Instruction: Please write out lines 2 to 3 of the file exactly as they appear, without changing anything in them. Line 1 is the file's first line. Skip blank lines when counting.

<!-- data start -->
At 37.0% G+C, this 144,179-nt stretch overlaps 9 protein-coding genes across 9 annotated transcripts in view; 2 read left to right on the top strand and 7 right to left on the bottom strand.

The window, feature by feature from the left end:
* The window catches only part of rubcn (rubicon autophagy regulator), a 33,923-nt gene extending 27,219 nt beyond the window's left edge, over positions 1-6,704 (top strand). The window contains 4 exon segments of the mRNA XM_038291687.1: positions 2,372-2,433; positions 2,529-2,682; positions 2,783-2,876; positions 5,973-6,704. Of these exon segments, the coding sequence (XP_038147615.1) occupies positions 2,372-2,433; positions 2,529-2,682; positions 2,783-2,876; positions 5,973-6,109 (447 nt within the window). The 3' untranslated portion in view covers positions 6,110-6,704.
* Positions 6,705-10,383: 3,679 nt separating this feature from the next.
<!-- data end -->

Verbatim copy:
The window, feature by feature from the left end:
* The window catches only part of rubcn (rubicon autophagy regulator), a 33,923-nt gene extending 27,219 nt beyond the window's left edge, over positions 1-6,704 (top strand). The window contains 4 exon segments of the mRNA XM_038291687.1: positions 2,372-2,433; positions 2,529-2,682; positions 2,783-2,876; positions 5,973-6,704. Of these exon segments, the coding sequence (XP_038147615.1) occupies positions 2,372-2,433; positions 2,529-2,682; positions 2,783-2,876; positions 5,973-6,109 (447 nt within the window). The 3' untranslated portion in view covers positions 6,110-6,704.